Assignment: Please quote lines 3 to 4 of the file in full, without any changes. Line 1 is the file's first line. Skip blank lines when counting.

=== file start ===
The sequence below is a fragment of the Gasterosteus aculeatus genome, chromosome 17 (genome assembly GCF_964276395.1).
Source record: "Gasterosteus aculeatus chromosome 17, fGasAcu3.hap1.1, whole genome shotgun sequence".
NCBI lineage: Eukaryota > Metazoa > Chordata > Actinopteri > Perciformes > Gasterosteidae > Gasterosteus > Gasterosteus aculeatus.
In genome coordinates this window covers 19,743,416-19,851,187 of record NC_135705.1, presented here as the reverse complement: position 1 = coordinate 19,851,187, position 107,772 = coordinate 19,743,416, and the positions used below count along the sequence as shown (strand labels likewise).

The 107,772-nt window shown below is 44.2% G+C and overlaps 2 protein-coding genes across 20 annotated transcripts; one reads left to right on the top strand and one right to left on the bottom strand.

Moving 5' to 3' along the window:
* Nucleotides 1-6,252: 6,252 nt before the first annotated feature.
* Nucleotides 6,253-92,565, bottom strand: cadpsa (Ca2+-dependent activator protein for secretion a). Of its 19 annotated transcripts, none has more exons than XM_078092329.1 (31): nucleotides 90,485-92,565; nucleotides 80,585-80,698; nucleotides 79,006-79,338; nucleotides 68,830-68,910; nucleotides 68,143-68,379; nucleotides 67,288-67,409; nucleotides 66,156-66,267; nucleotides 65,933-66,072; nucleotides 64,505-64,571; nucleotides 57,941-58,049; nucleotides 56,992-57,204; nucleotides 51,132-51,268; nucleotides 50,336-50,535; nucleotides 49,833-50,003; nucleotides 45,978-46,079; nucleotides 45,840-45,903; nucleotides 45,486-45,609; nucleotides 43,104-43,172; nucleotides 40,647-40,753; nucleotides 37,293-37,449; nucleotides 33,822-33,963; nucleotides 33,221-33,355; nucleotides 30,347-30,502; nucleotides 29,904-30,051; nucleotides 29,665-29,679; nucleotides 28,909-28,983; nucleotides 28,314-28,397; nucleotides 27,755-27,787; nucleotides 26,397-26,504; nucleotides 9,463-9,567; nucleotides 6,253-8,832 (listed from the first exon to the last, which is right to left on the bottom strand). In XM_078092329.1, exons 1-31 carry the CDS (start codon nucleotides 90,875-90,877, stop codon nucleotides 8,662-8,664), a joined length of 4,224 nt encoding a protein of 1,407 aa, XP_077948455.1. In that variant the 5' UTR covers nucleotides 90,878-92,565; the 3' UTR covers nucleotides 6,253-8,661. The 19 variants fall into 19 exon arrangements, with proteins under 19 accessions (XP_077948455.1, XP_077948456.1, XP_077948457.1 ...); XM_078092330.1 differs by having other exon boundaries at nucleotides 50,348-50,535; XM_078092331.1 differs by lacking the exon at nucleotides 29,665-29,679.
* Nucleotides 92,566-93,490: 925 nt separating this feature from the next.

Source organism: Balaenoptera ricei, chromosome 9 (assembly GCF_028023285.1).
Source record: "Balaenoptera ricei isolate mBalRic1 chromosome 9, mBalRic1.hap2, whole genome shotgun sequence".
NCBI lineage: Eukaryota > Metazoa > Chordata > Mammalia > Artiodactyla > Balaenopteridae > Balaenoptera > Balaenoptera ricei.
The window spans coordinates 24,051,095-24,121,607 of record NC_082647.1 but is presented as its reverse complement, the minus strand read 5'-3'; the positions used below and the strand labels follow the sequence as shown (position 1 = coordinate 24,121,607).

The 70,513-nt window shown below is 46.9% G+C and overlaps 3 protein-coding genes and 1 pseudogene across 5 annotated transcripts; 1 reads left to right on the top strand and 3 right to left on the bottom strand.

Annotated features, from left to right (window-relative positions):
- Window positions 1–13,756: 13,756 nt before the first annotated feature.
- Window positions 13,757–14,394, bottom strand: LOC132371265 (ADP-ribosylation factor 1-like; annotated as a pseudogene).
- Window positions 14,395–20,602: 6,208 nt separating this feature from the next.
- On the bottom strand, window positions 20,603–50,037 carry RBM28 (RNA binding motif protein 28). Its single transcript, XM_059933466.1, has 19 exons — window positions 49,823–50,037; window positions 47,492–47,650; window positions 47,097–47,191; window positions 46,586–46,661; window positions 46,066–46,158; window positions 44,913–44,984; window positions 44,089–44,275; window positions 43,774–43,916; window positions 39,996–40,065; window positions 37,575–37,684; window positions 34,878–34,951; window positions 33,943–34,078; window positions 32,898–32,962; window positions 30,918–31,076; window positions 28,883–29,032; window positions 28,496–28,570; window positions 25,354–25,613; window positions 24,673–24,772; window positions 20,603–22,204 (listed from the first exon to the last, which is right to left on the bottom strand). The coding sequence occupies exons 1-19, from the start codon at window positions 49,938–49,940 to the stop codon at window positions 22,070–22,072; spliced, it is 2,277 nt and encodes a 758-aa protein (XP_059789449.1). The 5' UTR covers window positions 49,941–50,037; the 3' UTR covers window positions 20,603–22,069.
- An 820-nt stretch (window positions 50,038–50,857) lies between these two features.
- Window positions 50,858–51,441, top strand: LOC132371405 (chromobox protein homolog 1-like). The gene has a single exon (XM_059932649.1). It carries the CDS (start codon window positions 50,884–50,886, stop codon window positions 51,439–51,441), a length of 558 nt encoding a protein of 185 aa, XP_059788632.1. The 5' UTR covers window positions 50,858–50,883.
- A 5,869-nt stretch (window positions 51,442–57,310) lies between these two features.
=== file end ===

NCBI lineage: Eukaryota > Metazoa > Chordata > Actinopteri > Perciformes > Gasterosteidae > Gasterosteus > Gasterosteus aculeatus.
In genome coordinates this window covers 19,743,416-19,851,187 of record NC_135705.1, presented here as the reverse complement: position 1 = coordinate 19,851,187, position 107,772 = coordinate 19,743,416, and the positions used below count along the sequence as shown (strand labels likewise).